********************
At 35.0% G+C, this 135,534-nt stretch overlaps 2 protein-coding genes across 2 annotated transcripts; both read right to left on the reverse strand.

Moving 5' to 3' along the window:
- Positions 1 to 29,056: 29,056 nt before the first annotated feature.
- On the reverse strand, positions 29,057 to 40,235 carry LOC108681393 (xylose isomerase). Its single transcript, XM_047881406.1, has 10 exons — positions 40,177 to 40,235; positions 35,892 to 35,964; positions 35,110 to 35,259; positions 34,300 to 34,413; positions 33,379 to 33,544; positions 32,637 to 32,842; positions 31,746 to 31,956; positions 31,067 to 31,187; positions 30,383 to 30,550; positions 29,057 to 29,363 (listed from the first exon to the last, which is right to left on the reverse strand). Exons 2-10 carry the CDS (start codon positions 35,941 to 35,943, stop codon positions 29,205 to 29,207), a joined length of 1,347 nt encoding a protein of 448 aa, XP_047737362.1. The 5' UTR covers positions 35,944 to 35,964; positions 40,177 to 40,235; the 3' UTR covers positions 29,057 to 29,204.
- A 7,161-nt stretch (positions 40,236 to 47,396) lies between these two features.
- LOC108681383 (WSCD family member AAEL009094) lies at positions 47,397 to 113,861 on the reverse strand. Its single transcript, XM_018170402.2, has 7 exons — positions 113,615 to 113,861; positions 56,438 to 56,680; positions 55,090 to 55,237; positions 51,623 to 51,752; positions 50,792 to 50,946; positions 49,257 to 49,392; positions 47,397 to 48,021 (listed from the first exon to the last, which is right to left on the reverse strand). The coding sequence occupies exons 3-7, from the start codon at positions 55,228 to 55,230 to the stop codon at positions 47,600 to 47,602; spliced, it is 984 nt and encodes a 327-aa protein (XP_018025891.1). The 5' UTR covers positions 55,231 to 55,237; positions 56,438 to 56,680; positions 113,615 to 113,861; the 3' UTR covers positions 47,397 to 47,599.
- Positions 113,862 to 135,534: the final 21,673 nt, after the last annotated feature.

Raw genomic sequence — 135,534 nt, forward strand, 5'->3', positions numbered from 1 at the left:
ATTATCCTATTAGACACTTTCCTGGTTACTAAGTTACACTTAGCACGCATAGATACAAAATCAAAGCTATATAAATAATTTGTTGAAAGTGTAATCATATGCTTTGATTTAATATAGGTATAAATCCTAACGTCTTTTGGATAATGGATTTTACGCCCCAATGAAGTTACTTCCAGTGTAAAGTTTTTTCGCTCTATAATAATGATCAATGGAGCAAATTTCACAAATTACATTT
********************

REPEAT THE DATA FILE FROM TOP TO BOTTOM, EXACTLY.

At 35.0% G+C, this 135,534-nt stretch overlaps 2 protein-coding genes across 2 annotated transcripts; both read right to left on the reverse strand.

Moving 5' to 3' along the window:
- Positions 1 to 29,056: 29,056 nt before the first annotated feature.
- On the reverse strand, positions 29,057 to 40,235 carry LOC108681393 (xylose isomerase). Its single transcript, XM_047881406.1, has 10 exons — positions 40,177 to 40,235; positions 35,892 to 35,964; positions 35,110 to 35,259; positions 34,300 to 34,413; positions 33,379 to 33,544; positions 32,637 to 32,842; positions 31,746 to 31,956; positions 31,067 to 31,187; positions 30,383 to 30,550; positions 29,057 to 29,363 (listed from the first exon to the last, which is right to left on the reverse strand). Exons 2-10 carry the CDS (start codon positions 35,941 to 35,943, stop codon positions 29,205 to 29,207), a joined length of 1,347 nt encoding a protein of 448 aa, XP_047737362.1. The 5' UTR covers positions 35,944 to 35,964; positions 40,177 to 40,235; the 3' UTR covers positions 29,057 to 29,204.
- A 7,161-nt stretch (positions 40,236 to 47,396) lies between these two features.
- LOC108681383 (WSCD family member AAEL009094) lies at positions 47,397 to 113,861 on the reverse strand. Its single transcript, XM_018170402.2, has 7 exons — positions 113,615 to 113,861; positions 56,438 to 56,680; positions 55,090 to 55,237; positions 51,623 to 51,752; positions 50,792 to 50,946; positions 49,257 to 49,392; positions 47,397 to 48,021 (listed from the first exon to the last, which is right to left on the reverse strand). The coding sequence occupies exons 3-7, from the start codon at positions 55,228 to 55,230 to the stop codon at positions 47,600 to 47,602; spliced, it is 984 nt and encodes a 327-aa protein (XP_018025891.1). The 5' UTR covers positions 55,231 to 55,237; positions 56,438 to 56,680; positions 113,615 to 113,861; the 3' UTR covers positions 47,397 to 47,599.
- Positions 113,862 to 135,534: the final 21,673 nt, after the last annotated feature.

Raw genomic sequence — 135,534 nt, forward strand, 5'->3', positions numbered from 1 at the left:
ATTATCCTATTAGACACTTTCCTGGTTACTAAGTTACACTTAGCACGCATAGATACAAAATCAAAGCTATATAAATAATTTGTTGAAAGTGTAATCATATGCTTTGATTTAATATAGGTATAAATCCTAACGTCTTTTGGATAATGGATTTTACGCCCCAATGAAGTTACTTCCAGTGTAAAGTTTTTTCGCTCTATAATAATGATCAATGGAGCAAATTTCACAAATTACATTT